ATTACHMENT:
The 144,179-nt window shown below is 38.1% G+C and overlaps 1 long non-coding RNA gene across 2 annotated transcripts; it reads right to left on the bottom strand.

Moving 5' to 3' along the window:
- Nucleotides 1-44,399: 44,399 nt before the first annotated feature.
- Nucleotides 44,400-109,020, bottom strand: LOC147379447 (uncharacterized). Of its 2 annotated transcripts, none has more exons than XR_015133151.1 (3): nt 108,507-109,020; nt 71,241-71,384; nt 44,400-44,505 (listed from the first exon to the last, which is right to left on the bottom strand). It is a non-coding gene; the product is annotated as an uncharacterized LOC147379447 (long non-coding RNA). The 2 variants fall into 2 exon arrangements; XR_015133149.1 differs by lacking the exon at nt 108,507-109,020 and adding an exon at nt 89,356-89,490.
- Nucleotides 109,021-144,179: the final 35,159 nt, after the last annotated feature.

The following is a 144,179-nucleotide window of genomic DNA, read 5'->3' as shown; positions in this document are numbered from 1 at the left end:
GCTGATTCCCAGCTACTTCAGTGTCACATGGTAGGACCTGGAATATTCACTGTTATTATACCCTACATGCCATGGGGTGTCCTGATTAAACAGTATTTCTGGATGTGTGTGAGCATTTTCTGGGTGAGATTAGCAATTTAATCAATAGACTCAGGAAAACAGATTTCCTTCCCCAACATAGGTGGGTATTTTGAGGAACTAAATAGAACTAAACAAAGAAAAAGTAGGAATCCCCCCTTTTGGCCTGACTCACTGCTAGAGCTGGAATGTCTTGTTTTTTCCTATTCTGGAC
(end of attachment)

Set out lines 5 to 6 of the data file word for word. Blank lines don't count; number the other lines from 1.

- Nucleotides 109,021-144,179: the final 35,159 nt, after the last annotated feature.

The following is a 144,179-nucleotide window of genomic DNA, read 5'->3' as shown; positions in this document are numbered from 1 at the left end: